When Dorothée Wycart discovered a box of family photographs, it became clear to her that these were not simply family archives, but a testament to the past. These were family secrets buried before the tragic loss of her parents. This family-oriented series sits at the intersection of the historical, the social, and the personal. This is a reappearance by way of the cyanotype process.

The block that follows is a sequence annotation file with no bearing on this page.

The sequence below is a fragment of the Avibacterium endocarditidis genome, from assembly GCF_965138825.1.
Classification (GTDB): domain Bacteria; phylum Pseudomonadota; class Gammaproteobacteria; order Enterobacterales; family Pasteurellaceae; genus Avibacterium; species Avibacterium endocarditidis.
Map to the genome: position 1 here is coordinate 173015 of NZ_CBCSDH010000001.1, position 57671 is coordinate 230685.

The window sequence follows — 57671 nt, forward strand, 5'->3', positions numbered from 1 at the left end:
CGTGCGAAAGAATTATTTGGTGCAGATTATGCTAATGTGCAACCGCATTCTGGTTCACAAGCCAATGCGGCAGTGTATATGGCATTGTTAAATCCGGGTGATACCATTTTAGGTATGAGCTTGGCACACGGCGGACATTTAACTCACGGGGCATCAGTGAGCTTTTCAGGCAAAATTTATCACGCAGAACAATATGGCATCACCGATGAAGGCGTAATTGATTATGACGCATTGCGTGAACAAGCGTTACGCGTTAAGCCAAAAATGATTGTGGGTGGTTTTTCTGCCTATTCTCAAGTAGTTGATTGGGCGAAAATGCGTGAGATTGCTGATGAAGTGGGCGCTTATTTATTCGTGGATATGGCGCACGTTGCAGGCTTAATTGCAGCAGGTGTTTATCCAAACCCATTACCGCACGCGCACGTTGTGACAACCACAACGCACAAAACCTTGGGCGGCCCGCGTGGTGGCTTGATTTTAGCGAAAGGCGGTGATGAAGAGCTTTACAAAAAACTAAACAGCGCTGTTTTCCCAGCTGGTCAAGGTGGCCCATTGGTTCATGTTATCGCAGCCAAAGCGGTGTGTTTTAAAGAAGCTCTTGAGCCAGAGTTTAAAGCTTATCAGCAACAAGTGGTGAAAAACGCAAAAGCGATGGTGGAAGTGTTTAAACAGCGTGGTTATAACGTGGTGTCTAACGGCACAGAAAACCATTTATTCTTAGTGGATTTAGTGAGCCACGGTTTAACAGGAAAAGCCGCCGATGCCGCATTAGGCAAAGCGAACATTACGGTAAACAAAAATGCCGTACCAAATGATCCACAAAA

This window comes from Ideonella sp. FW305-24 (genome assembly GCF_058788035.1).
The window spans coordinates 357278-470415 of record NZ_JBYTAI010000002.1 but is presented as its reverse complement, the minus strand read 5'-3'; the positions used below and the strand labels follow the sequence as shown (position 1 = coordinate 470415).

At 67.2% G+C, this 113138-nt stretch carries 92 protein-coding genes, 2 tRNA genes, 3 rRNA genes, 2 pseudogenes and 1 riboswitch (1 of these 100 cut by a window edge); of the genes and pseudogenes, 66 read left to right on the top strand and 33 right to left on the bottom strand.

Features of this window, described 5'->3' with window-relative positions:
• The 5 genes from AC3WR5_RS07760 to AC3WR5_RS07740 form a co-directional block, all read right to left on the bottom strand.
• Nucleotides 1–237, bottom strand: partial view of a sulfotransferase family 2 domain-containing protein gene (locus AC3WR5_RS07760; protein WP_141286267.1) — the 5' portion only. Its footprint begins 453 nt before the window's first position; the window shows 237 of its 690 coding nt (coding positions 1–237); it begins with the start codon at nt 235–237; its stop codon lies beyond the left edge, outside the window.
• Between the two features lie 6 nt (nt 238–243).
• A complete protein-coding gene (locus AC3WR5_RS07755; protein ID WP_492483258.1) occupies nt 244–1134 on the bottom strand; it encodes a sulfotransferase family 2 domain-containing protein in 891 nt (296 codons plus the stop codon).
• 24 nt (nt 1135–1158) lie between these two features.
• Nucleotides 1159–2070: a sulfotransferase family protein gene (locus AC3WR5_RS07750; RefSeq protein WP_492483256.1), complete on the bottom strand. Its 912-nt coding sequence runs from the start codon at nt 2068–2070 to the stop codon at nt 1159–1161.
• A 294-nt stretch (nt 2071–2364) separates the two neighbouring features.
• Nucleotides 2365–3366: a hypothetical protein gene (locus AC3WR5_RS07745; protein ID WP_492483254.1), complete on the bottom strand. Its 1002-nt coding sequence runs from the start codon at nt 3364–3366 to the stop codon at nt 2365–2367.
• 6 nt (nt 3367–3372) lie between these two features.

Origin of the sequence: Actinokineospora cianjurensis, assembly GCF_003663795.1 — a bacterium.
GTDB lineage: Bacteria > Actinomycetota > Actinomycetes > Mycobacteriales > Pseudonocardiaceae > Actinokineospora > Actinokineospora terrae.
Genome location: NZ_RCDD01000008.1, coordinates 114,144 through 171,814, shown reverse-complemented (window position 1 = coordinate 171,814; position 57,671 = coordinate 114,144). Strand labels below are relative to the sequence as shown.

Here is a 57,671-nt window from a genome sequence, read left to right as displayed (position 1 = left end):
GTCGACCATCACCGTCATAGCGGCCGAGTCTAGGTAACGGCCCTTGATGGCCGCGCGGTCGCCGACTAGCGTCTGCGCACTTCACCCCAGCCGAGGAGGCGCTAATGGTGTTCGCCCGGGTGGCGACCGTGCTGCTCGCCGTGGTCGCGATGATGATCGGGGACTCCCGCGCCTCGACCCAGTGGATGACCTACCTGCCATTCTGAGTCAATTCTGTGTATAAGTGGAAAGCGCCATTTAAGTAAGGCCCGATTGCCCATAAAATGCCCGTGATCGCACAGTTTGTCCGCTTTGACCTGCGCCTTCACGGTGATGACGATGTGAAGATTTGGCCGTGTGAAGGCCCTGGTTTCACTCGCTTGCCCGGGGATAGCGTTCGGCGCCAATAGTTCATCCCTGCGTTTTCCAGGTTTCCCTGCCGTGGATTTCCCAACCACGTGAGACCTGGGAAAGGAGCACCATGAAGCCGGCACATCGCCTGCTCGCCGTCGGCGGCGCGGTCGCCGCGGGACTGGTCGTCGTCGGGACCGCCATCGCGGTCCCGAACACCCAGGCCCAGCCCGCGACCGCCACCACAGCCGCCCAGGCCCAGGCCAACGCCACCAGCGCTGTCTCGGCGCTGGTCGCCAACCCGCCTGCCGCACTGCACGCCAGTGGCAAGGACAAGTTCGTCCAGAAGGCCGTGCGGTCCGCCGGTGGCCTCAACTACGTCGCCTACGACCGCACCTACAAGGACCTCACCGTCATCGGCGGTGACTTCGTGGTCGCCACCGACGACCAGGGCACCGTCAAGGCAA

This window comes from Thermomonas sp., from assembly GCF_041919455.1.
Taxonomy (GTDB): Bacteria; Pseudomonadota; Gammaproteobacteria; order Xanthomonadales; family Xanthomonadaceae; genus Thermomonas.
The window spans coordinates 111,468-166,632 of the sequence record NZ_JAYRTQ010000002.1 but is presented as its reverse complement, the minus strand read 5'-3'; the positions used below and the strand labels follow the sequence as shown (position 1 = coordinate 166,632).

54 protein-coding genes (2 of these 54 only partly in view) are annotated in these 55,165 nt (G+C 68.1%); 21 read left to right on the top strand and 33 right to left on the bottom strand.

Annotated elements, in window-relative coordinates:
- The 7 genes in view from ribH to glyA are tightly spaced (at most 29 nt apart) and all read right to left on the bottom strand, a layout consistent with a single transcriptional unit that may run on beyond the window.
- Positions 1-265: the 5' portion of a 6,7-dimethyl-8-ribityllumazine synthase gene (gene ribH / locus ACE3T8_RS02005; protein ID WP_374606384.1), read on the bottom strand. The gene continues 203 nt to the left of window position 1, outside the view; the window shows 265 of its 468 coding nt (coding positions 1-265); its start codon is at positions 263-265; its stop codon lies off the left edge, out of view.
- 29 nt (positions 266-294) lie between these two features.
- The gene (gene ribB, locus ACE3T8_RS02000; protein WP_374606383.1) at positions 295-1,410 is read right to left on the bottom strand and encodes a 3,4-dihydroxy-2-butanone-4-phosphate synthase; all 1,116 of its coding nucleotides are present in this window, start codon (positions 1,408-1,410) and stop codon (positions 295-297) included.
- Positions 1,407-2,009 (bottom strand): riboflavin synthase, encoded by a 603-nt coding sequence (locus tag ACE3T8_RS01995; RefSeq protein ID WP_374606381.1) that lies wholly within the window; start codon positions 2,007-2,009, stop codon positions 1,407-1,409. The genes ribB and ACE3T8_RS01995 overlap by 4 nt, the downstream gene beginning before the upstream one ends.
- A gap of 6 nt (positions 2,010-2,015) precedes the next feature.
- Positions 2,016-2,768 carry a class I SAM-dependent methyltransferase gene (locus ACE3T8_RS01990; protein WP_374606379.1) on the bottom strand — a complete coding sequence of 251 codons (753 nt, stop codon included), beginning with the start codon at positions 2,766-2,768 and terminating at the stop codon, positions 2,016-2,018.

The usage of this process is highly meaningful. It is a return to the origins of photography, family, and the sources of life. The alchemy required to complete the process restores the demiurgical role of the artist, transposing creative chronologies, and combining the private and public spheres. Creativity is blended with everyday moments, prosaism with magic, and the land of the living with that of the dead.